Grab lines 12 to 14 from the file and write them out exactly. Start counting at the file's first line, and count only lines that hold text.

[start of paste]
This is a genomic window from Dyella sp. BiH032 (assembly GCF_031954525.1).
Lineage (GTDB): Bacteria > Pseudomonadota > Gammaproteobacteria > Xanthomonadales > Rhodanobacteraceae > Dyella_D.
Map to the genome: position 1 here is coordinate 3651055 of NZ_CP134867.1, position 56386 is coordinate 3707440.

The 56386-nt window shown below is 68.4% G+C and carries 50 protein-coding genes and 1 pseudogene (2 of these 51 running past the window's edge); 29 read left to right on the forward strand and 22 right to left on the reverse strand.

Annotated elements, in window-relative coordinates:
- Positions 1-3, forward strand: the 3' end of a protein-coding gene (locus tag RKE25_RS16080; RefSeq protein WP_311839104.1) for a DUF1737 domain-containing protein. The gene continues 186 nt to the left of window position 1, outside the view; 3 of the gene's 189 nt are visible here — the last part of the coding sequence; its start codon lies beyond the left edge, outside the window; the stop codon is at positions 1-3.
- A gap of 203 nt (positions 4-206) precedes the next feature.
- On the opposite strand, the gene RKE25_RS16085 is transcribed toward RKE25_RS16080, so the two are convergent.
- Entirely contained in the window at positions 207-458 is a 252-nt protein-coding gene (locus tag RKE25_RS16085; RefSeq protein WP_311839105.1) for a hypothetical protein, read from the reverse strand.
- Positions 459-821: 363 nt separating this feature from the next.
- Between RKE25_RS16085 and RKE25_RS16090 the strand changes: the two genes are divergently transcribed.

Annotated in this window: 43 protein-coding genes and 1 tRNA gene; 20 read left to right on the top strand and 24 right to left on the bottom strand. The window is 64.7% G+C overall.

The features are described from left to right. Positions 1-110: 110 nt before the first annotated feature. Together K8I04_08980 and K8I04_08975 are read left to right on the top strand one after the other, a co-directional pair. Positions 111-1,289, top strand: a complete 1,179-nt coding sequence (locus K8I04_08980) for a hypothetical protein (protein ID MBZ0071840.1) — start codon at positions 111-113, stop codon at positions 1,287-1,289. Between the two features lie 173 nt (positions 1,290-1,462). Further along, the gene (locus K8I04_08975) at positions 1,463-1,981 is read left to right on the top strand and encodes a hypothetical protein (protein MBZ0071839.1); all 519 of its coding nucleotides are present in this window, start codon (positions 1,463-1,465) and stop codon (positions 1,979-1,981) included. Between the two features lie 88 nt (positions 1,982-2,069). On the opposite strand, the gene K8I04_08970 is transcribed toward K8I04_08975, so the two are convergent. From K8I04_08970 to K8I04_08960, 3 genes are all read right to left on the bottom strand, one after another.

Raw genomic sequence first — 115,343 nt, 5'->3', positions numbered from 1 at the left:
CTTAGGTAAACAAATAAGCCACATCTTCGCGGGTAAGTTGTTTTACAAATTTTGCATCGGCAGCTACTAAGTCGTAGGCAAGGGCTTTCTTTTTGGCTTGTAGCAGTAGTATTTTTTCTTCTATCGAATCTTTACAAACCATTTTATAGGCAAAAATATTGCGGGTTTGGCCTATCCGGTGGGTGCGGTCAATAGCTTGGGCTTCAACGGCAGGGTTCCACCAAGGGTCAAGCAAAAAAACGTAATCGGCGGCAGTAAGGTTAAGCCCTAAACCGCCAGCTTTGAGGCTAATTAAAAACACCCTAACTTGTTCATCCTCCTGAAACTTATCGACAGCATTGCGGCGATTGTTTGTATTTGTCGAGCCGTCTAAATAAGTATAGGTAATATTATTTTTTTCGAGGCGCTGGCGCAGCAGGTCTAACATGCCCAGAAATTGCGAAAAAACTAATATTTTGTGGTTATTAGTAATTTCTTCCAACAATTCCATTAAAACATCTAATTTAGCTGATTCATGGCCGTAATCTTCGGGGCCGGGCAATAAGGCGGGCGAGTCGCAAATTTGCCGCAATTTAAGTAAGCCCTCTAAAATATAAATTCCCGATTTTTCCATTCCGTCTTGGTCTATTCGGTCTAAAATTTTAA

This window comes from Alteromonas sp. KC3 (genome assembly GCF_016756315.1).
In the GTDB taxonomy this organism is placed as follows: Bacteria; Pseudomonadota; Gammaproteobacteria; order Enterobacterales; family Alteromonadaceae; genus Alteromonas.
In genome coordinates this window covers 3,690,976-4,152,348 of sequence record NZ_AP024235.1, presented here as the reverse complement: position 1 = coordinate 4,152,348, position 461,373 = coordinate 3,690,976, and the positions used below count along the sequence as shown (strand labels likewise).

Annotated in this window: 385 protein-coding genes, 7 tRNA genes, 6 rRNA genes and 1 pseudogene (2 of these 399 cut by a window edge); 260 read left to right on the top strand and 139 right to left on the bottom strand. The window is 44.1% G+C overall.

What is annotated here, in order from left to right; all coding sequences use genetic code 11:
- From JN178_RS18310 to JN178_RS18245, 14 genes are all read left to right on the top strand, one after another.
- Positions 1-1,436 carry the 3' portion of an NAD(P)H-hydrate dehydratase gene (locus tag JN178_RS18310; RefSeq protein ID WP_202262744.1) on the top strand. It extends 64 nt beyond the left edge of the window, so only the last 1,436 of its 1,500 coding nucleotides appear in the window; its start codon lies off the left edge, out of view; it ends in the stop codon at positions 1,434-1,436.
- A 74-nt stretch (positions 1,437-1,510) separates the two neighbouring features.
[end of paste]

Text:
Annotated in this window: 43 protein-coding genes and 1 tRNA gene; 20 read left to right on the top strand and 24 right to left on the bottom strand. The window is 64.7% G+C overall.

The features are described from left to right. Positions 1-110: 110 nt before the first annotated feature. Together K8I04_08980 and K8I04_08975 are read left to right on the top strand one after the other, a co-directional pair. Positions 111-1,289, top strand: a complete 1,179-nt coding sequence (locus K8I04_08980) for a hypothetical protein (protein ID MBZ0071840.1) — start codon at positions 111-113, stop codon at positions 1,287-1,289. Between the two features lie 173 nt (positions 1,290-1,462). Further along, the gene (locus K8I04_08975) at positions 1,463-1,981 is read left to right on the top strand and encodes a hypothetical protein (protein MBZ0071839.1); all 519 of its coding nucleotides are present in this window, start codon (positions 1,463-1,465) and stop codon (positions 1,979-1,981) included. Between the two features lie 88 nt (positions 1,982-2,069). On the opposite strand, the gene K8I04_08970 is transcribed toward K8I04_08975, so the two are convergent. From K8I04_08970 to K8I04_08960, 3 genes are all read right to left on the bottom strand, one after another.

Raw genomic sequence first — 115,343 nt, 5'->3', positions numbered from 1 at the left: